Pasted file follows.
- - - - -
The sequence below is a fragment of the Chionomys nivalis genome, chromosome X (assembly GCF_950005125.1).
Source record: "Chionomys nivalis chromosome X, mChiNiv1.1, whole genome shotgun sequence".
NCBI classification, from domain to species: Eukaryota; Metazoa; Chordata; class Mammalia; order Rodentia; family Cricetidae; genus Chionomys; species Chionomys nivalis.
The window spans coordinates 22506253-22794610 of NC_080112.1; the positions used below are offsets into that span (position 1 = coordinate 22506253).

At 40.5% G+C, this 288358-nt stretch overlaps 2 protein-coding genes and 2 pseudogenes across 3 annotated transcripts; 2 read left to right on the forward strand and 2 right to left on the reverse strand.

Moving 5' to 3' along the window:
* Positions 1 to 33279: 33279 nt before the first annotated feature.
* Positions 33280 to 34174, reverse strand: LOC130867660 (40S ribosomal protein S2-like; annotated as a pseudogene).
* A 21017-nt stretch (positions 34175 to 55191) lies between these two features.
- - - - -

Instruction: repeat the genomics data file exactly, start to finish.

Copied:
The sequence below is a fragment of the Chionomys nivalis genome, chromosome X (assembly GCF_950005125.1).
Source record: "Chionomys nivalis chromosome X, mChiNiv1.1, whole genome shotgun sequence".
NCBI classification, from domain to species: Eukaryota; Metazoa; Chordata; class Mammalia; order Rodentia; family Cricetidae; genus Chionomys; species Chionomys nivalis.
The window spans coordinates 22506253-22794610 of NC_080112.1; the positions used below are offsets into that span (position 1 = coordinate 22506253).

At 40.5% G+C, this 288358-nt stretch overlaps 2 protein-coding genes and 2 pseudogenes across 3 annotated transcripts; 2 read left to right on the forward strand and 2 right to left on the reverse strand.

Moving 5' to 3' along the window:
* Positions 1 to 33279: 33279 nt before the first annotated feature.
* Positions 33280 to 34174, reverse strand: LOC130867660 (40S ribosomal protein S2-like; annotated as a pseudogene).
* A 21017-nt stretch (positions 34175 to 55191) lies between these two features.